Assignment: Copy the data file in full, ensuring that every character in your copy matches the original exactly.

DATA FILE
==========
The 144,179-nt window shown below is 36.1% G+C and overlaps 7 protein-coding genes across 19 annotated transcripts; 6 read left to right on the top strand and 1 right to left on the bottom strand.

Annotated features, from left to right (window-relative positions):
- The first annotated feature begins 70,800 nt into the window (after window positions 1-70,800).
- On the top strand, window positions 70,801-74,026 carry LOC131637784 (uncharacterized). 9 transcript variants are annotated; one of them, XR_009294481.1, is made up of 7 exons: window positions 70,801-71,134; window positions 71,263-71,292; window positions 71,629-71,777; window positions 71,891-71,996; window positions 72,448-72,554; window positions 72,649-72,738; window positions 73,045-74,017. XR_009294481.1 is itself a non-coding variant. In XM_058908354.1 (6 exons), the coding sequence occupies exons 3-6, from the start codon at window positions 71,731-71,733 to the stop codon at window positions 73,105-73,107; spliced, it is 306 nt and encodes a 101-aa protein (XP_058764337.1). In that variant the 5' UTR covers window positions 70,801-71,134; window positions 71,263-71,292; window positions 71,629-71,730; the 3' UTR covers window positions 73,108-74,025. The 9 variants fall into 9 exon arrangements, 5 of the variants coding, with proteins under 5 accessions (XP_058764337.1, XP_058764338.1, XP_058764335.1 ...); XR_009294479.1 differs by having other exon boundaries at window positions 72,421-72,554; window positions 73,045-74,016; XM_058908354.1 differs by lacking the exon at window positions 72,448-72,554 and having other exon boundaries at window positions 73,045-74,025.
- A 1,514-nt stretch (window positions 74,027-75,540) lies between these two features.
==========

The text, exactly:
The 144,179-nt window shown below is 36.1% G+C and overlaps 7 protein-coding genes across 19 annotated transcripts; 6 read left to right on the top strand and 1 right to left on the bottom strand.

Annotated features, from left to right (window-relative positions):
- The first annotated feature begins 70,800 nt into the window (after window positions 1-70,800).
- On the top strand, window positions 70,801-74,026 carry LOC131637784 (uncharacterized). 9 transcript variants are annotated; one of them, XR_009294481.1, is made up of 7 exons: window positions 70,801-71,134; window positions 71,263-71,292; window positions 71,629-71,777; window positions 71,891-71,996; window positions 72,448-72,554; window positions 72,649-72,738; window positions 73,045-74,017. XR_009294481.1 is itself a non-coding variant. In XM_058908354.1 (6 exons), the coding sequence occupies exons 3-6, from the start codon at window positions 71,731-71,733 to the stop codon at window positions 73,105-73,107; spliced, it is 306 nt and encodes a 101-aa protein (XP_058764337.1). In that variant the 5' UTR covers window positions 70,801-71,134; window positions 71,263-71,292; window positions 71,629-71,730; the 3' UTR covers window positions 73,108-74,025. The 9 variants fall into 9 exon arrangements, 5 of the variants coding, with proteins under 5 accessions (XP_058764337.1, XP_058764338.1, XP_058764335.1 ...); XR_009294479.1 differs by having other exon boundaries at window positions 72,421-72,554; window positions 73,045-74,016; XM_058908354.1 differs by lacking the exon at window positions 72,448-72,554 and having other exon boundaries at window positions 73,045-74,025.
- A 1,514-nt stretch (window positions 74,027-75,540) lies between these two features.